Southern Ontario

When I first walked into Guelph’s River Run Centre on November 10, it felt like an Ontario slamunion (aka slam reunion): Ottawa poet Sean O’Gorman was chatting with Burlington’s Tomy Bewick; hugs were heartily exchanged between London Poetry Slam’s Holly Painter and Up from the Roots team member Patrick de Belen; Toronto Poetry Slam Team’s Cathy Petch was all smiles catching up with her coach and fellow poet Alessandra Naccarato.
            This was no potluck, but the first Ontario International Poetry Slam, a massive day-long competition featuring six prelim bouts of 10 poets each. The brainchild of Guelph Spoken Word’s Beth-Anne Ellipses, Truth Is Ellipses and Mark MacKinnon, it’s the first slam of its kind. They decided to stage a poetry slam giving away $10,000 in total cash prizes, the biggest purse in North America, let alone the world. The booty attracted not only Ontario poets, but performers from Winnipeg, Vancouver, and states such as Illinois, Utah and New York.
            As much as this slam lured more American competitors than any other recent Canuck festival, OIPS provided a forum for Ontario poets to recognize what they’ve accomplished in the past five years. The Ontario scene has exploded, to put it bluntly. Besides the six regular slams in Toronto, Ontario is also home to spoken word competitions flourishing in Burlington, London, Kitchener-Waterloo, Guelph, Kingston, St. Catharines, Peterborough, Mississauga, Lanark County and, of course, Ottawa.
            The scene has gotten so busy touring poets regular do “the circuit,” featuring at slams over two weeks, at least five events’ worth of gigs.
            “OIPS is a culmination of all these slams spread across Ontario,” says Tomy Bewick, founder of the Burlington Slam Project. “It’s a good idea to create an event to catch that wildfire, that enthusiasm.”
            For any of the attendees at OIPS, they saw the love, the comraderie and their fair share of heavy poetry, from 11 a.m to late into the eve. The range of poetry made for an entertaining day, whether we saw the more practiced American-style of spoken word or the humour shining from some Toronto competitors. It sounds cliché, but almost every style of poetry was reflected in the 58-poet competition.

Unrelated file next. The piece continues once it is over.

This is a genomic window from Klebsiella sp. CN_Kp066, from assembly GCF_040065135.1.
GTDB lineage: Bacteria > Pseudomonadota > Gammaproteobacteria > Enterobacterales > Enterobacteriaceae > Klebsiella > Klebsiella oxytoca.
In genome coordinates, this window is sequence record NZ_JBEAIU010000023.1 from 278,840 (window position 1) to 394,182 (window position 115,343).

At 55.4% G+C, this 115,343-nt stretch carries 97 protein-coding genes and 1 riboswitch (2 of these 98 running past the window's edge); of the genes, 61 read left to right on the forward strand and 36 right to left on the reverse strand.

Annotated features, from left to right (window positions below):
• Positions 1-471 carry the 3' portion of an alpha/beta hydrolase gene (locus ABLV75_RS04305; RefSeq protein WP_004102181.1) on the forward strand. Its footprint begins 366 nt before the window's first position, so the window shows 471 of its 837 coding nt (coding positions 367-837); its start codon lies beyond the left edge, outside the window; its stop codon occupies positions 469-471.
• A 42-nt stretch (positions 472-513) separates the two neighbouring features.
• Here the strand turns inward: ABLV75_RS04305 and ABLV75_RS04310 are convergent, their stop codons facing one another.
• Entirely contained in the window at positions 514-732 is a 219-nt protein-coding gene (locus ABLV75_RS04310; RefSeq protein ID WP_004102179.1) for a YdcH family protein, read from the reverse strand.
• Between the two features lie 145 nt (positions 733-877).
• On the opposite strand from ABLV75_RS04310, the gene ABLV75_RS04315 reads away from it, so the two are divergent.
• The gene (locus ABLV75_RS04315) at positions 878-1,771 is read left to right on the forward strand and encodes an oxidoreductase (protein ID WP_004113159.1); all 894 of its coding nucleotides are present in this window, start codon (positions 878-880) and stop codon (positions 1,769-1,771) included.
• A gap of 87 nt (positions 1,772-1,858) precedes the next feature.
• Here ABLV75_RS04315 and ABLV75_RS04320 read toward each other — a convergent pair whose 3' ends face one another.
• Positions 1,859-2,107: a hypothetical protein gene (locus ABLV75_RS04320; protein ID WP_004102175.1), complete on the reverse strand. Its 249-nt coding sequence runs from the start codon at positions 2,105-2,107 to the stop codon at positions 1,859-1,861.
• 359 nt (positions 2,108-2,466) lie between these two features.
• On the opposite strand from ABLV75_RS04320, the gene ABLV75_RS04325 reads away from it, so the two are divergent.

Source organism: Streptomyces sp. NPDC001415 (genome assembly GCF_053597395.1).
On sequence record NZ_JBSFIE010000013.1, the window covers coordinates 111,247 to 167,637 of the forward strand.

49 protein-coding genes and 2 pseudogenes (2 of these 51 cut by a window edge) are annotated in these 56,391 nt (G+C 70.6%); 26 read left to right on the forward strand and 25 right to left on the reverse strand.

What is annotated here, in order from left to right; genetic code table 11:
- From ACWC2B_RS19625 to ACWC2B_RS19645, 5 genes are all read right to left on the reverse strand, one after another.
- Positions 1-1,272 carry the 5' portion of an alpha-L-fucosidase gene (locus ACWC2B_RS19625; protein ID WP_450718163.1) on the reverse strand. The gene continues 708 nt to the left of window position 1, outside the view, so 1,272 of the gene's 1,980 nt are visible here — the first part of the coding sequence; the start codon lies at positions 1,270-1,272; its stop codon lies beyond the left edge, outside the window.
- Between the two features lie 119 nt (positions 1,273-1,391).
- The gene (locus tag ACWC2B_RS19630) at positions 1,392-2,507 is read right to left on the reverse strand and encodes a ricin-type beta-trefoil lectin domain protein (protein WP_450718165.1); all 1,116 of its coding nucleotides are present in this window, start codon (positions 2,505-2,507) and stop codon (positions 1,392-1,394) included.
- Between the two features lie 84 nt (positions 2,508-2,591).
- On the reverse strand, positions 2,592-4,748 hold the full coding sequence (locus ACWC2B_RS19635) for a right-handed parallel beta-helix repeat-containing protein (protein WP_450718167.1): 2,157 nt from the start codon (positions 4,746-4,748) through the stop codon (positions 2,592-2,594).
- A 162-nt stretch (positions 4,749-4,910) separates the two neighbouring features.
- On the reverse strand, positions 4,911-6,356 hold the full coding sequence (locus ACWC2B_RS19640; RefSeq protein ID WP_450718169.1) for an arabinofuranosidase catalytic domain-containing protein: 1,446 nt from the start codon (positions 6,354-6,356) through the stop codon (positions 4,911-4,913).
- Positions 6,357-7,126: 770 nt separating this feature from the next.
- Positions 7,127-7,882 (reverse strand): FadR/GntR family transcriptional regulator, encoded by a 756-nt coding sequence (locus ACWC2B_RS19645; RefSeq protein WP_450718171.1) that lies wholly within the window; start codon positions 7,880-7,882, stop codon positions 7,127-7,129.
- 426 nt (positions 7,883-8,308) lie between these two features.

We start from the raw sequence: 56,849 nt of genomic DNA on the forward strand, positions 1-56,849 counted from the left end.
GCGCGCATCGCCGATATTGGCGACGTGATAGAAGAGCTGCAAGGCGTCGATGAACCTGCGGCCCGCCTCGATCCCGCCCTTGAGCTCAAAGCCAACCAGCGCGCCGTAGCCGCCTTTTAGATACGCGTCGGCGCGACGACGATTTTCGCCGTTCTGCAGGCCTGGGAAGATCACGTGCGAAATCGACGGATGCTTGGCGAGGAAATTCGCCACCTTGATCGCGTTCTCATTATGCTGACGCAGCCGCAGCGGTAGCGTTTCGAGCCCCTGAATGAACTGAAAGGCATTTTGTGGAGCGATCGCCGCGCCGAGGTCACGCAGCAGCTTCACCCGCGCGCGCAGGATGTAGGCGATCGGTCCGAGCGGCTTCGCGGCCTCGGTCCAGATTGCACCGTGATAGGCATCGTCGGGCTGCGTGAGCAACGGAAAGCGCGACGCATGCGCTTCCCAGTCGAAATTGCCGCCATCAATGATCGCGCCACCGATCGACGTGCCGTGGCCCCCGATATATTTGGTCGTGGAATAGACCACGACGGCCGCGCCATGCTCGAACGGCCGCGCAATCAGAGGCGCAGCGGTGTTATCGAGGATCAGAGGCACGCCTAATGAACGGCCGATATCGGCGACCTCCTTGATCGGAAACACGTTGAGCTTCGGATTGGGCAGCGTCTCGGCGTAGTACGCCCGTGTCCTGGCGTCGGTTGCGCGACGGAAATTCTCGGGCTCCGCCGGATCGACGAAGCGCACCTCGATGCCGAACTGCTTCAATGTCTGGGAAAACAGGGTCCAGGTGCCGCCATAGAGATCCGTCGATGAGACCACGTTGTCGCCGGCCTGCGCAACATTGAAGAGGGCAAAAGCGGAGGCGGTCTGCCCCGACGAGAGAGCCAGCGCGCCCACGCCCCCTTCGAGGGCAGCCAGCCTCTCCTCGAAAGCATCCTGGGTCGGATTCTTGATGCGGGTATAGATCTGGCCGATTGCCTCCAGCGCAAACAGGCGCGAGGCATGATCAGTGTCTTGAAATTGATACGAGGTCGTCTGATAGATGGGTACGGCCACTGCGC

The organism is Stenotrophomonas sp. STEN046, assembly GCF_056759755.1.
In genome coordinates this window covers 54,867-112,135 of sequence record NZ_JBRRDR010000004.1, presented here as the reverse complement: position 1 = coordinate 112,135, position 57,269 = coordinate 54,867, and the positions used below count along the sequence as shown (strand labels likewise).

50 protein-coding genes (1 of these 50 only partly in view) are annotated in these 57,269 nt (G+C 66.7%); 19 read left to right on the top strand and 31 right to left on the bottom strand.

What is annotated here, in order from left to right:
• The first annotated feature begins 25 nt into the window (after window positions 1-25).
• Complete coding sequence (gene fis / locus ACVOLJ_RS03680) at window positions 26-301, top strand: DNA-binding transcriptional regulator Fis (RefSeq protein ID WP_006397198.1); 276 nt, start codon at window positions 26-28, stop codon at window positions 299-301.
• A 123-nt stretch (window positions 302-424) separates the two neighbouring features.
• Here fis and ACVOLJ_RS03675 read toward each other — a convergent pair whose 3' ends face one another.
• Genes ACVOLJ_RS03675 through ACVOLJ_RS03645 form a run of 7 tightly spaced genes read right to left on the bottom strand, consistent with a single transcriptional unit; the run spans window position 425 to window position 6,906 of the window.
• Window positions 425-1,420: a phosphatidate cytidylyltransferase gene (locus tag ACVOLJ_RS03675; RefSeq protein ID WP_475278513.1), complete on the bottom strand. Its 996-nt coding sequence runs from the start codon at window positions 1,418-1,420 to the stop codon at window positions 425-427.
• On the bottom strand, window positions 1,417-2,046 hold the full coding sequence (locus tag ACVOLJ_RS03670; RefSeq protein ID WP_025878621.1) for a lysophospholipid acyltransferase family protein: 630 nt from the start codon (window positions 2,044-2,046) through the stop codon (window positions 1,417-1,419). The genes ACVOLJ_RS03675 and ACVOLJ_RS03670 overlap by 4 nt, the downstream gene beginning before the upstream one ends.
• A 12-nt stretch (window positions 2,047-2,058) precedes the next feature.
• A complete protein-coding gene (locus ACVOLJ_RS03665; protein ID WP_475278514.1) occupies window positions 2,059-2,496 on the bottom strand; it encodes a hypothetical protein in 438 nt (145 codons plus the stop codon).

When Finals poets were announced (2 poets from each bout made it through), only two  Canadians got the nod – Tomy Bewick, Alessandra Naccarato. Americans dominated Finals, a result Bewick wasn’t surprised to see: “The U.S. has been doing this for so long, they know strategy, they’ve been talking in advance about this competition for awhile.” Bewick adds he was determined to make Finals Stage so it wouldn’t be an all-American affair.
            Alvin Lau from Chicago was crowned the winner (much in part to his break-dancing final-round closer) and two other Americans took home the other hefty cash prizes. When the after-party rolled around, featuring some slick DJing courtesy of Ian Keteku, the competitive spirit had long faded and we all danced and clinked glasses like the reunion jam it was destined to be.

            Poets will have to wait more than a year to return to Guelph for this international slam. MacKinnon says OIPS will take a break in 2013, as its proposed date conflicts with the Canadian Festival of Spoken Word in November. Don’t miss OIPS in November 2014, poetry fans, it’s a rare display of talent spanning an entire province and beyond. 

Tomy Bewick. Photo: Vanessa Tignanelli
Alessandra Naccarato. Photo: Vanessa Tignanelli